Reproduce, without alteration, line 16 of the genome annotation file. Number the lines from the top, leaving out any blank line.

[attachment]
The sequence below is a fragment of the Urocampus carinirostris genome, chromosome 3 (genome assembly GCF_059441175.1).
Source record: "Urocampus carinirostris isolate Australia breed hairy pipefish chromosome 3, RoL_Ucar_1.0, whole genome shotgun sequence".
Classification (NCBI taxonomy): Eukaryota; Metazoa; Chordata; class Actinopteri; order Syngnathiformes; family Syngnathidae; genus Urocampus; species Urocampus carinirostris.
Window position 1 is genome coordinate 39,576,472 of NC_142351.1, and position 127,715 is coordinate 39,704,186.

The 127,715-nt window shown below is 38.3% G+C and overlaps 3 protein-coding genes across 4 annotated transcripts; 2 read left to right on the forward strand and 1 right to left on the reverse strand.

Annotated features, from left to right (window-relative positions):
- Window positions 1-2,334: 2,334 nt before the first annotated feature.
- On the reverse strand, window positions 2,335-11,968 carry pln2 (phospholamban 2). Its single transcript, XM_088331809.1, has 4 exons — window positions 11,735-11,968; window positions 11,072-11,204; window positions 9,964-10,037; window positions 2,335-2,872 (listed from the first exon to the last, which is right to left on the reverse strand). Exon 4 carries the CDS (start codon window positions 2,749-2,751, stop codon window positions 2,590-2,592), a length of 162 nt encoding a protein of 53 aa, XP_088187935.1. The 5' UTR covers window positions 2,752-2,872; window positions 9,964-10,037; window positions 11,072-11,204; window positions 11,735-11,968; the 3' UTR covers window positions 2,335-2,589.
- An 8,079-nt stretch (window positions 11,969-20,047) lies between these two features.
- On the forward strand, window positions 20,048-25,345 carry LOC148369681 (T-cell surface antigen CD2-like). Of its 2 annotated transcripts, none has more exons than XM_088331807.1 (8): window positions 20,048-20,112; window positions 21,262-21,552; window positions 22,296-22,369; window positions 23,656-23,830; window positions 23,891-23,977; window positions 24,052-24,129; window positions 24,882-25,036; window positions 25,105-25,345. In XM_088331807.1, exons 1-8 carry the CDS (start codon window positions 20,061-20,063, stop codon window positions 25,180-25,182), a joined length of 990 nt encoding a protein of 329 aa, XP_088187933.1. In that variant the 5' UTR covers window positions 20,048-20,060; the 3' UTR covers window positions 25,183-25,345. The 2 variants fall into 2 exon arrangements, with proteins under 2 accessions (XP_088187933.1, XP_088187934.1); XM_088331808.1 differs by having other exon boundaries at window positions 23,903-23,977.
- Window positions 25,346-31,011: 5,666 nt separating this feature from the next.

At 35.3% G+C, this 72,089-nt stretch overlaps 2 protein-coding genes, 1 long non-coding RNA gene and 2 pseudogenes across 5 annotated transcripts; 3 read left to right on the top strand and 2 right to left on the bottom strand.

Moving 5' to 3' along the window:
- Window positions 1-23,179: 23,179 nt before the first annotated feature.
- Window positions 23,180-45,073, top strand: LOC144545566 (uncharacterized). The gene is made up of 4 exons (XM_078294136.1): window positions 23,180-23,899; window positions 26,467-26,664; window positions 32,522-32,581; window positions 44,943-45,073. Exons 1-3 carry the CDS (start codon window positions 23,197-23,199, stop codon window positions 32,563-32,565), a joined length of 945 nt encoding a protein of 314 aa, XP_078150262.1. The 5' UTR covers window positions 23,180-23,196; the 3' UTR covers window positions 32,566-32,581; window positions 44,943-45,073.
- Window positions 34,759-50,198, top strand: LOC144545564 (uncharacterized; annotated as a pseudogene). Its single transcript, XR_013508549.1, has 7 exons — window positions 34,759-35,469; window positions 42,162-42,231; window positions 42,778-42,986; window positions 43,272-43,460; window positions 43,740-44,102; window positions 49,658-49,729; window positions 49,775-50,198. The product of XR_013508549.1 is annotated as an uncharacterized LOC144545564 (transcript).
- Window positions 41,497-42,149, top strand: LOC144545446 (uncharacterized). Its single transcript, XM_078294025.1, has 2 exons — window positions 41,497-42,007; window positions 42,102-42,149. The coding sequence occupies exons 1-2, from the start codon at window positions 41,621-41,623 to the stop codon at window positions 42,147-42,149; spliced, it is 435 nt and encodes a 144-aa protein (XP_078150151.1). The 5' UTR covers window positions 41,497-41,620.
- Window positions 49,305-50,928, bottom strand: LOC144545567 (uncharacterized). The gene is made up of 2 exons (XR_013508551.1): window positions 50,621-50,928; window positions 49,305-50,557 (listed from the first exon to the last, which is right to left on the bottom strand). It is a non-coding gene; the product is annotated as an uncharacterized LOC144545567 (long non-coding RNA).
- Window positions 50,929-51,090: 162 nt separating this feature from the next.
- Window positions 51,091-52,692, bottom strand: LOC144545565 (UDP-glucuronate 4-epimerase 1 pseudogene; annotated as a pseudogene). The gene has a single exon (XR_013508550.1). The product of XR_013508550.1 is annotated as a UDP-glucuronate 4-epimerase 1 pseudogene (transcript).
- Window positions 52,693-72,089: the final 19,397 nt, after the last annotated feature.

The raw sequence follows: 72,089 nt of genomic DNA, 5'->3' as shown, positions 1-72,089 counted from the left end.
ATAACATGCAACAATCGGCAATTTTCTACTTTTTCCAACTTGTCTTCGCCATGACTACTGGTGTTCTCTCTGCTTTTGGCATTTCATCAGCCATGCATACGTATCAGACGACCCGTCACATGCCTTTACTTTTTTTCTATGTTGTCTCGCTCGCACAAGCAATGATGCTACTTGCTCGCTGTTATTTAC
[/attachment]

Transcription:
- Window positions 34,759-50,198, top strand: LOC144545564 (uncharacterized; annotated as a pseudogene). Its single transcript, XR_013508549.1, has 7 exons — window positions 34,759-35,469; window positions 42,162-42,231; window positions 42,778-42,986; window positions 43,272-43,460; window positions 43,740-44,102; window positions 49,658-49,729; window positions 49,775-50,198. The product of XR_013508549.1 is annotated as an uncharacterized LOC144545564 (transcript).